[¶ 31] “To avoid summary dismissal of an ineffective assistance of counsel claim, the post-conviction applicant must present some evidence that his counsel's performance fell below an objective standard of reasonableness, and he must overcome the presumption that his counsel's performance was within the broad range of reasonableness.” Klose v. State, 2008 ND 143, ¶ 13, 752 N.W.2d 192. The petitioner “must specify how and where counsel was incompetent and the probable different result.” Id. (citation and quotation marks omitted). “A petitioner's failure to ‘show how, but for the attorneys' errors, the results of the proceedings would have been different’ justifies a district court's decision to summarily dismiss the ineffective assistance of counsel claims.” Ude v. State, 2009 ND 71, ¶ 9, 764 N.W.2d 419 (quoting Hughes v. State, 2002 ND 28, ¶ 7, 639 N.W.2d 696). Peterka failed to present competent evidence showing how the results in his underlying case would have been different. The district court did not err in granting summary dismissal of Peterka's application for postconviction relief based upon ineffective assistance of counsel for failure to demand a change of venue or change of judge.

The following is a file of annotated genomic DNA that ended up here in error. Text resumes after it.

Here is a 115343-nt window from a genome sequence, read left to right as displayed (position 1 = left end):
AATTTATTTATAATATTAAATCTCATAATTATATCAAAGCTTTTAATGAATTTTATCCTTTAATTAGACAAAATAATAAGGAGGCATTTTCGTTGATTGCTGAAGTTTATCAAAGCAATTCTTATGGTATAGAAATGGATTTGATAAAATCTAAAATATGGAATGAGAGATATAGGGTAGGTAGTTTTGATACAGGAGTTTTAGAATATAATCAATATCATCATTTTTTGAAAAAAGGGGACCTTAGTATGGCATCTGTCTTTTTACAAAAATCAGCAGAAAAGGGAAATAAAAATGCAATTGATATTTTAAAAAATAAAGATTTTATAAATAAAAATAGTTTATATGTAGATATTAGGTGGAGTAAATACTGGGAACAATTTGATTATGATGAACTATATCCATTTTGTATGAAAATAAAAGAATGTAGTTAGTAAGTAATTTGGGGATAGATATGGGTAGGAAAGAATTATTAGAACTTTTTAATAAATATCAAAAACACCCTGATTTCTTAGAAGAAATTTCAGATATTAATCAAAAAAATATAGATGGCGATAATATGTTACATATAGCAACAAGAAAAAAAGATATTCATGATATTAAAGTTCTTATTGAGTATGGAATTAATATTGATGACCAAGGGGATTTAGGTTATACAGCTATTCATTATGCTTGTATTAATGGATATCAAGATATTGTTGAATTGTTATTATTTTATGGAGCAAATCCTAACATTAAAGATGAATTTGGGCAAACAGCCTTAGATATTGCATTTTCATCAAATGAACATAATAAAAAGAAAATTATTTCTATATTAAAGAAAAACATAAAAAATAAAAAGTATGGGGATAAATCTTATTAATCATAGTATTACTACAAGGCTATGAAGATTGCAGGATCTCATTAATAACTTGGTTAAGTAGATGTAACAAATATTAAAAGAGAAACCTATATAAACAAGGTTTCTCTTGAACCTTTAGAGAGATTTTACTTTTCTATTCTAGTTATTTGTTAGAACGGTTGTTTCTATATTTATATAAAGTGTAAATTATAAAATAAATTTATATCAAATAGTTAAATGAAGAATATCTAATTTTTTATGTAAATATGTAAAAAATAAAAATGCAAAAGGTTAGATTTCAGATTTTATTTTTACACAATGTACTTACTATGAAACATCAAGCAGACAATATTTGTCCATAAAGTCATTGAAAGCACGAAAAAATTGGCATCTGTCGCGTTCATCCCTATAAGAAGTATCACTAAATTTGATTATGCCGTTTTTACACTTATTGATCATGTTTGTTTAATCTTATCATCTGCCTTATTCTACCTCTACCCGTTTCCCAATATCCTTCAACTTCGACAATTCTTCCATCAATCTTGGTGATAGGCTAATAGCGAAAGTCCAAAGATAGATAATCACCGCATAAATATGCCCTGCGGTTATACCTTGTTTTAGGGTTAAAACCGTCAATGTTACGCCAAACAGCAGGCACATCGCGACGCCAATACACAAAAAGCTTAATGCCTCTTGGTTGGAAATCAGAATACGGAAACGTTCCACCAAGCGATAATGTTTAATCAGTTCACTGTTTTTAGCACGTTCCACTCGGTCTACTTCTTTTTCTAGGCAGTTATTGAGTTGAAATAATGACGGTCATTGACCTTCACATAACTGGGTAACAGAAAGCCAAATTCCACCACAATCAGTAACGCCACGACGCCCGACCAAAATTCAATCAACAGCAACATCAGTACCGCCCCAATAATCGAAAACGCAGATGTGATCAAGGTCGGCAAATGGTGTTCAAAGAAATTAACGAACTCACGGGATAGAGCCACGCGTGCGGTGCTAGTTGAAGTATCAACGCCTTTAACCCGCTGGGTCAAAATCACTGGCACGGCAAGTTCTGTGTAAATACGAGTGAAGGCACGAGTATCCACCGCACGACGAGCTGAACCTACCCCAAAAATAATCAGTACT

[¶ 32] The district court did not err by granting summary judgment and denying in part Peterka's application for postconviction relief, finding N.D.C.C. § 12.1–27.2–04.1 authorizes multiple prosecutions and punishments based on the number of prohibited images possessed rather than on the number of computers possessed containing those images. The district court did not err by denying Peterka's claims of ineffective assistance of counsel and double jeopardy. The district court erred in finding the sentencing court did not need to review and make a determination on Peterka's Rule 35 motion.